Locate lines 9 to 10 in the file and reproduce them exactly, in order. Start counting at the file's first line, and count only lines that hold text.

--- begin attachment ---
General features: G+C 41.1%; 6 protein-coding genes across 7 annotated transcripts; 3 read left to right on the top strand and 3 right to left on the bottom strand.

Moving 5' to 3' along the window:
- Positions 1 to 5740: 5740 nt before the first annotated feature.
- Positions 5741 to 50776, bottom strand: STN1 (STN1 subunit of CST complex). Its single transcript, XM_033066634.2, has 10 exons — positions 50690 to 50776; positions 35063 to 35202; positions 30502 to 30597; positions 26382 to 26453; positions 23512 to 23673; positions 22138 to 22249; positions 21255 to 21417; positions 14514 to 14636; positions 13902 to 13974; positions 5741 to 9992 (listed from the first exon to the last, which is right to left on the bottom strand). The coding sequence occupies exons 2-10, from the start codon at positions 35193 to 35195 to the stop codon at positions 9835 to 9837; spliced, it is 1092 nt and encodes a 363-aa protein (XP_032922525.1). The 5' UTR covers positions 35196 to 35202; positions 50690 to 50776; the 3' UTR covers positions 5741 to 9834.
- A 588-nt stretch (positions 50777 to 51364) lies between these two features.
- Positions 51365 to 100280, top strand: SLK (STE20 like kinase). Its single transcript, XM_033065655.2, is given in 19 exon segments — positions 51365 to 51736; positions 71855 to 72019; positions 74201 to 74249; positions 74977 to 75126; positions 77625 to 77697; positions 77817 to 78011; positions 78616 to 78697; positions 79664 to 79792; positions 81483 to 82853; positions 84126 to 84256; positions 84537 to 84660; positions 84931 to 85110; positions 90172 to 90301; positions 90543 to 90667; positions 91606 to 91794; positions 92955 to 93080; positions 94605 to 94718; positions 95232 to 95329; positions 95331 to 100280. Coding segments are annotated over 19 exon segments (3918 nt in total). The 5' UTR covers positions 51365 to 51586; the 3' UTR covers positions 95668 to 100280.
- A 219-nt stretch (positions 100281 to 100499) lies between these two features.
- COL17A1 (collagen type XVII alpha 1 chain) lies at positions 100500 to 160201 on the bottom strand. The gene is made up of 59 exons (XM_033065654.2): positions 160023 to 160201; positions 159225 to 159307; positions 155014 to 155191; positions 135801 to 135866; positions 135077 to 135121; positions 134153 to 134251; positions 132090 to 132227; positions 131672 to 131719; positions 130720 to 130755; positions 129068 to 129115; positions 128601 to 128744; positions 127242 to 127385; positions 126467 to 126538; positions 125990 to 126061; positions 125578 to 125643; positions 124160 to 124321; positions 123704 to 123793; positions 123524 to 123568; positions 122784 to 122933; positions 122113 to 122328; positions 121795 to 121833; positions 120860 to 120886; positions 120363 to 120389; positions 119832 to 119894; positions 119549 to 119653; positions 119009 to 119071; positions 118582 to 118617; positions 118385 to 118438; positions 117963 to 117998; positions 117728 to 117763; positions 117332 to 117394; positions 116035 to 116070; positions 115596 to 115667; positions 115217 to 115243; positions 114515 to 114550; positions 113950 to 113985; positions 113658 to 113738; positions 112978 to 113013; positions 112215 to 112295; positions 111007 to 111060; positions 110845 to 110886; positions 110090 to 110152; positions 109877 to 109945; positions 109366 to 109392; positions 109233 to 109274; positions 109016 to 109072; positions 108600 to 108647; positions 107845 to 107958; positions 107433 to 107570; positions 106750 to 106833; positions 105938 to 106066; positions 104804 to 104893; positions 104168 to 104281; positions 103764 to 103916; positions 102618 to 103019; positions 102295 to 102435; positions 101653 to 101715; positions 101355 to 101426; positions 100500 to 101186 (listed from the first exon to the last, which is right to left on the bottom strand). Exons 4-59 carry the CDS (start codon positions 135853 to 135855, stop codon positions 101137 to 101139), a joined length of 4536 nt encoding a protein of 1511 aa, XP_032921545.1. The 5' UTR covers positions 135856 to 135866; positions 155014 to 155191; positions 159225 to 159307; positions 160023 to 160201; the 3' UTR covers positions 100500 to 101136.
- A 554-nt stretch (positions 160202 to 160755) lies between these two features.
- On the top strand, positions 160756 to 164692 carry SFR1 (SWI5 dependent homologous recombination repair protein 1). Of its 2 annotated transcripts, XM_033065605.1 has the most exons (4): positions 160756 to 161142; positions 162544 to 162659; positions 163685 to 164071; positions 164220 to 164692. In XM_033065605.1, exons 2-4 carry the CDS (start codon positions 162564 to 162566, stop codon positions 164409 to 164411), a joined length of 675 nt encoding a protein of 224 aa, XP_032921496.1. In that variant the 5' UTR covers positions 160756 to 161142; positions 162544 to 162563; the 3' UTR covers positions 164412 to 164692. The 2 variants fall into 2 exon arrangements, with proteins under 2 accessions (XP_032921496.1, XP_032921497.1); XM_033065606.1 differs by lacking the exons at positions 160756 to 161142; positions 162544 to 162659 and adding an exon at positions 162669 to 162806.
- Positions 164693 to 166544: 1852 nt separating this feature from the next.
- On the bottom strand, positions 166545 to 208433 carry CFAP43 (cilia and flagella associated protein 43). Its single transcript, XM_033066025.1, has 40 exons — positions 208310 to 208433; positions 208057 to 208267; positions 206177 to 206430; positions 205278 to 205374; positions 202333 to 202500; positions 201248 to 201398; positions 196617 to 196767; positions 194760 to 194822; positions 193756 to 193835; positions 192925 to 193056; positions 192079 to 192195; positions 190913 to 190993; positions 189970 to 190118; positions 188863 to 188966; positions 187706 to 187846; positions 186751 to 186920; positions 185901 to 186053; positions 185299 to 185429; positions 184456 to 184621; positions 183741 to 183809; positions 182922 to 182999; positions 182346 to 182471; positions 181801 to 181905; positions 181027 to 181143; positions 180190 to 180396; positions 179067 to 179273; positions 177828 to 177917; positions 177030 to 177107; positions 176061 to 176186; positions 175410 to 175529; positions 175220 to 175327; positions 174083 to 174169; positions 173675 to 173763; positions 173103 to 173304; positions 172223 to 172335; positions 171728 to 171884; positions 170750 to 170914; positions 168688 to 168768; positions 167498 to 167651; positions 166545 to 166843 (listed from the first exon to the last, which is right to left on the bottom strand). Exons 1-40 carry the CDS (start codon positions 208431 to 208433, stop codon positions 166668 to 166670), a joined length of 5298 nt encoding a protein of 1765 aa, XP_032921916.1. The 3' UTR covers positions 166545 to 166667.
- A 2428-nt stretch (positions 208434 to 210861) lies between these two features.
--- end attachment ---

- A 554-nt stretch (positions 160202 to 160755) lies between these two features.
- On the top strand, positions 160756 to 164692 carry SFR1 (SWI5 dependent homologous recombination repair protein 1). Of its 2 annotated transcripts, XM_033065605.1 has the most exons (4): positions 160756 to 161142; positions 162544 to 162659; positions 163685 to 164071; positions 164220 to 164692. In XM_033065605.1, exons 2-4 carry the CDS (start codon positions 162564 to 162566, stop codon positions 164409 to 164411), a joined length of 675 nt encoding a protein of 224 aa, XP_032921496.1. In that variant the 5' UTR covers positions 160756 to 161142; positions 162544 to 162563; the 3' UTR covers positions 164412 to 164692. The 2 variants fall into 2 exon arrangements, with proteins under 2 accessions (XP_032921496.1, XP_032921497.1); XM_033065606.1 differs by lacking the exons at positions 160756 to 161142; positions 162544 to 162659 and adding an exon at positions 162669 to 162806.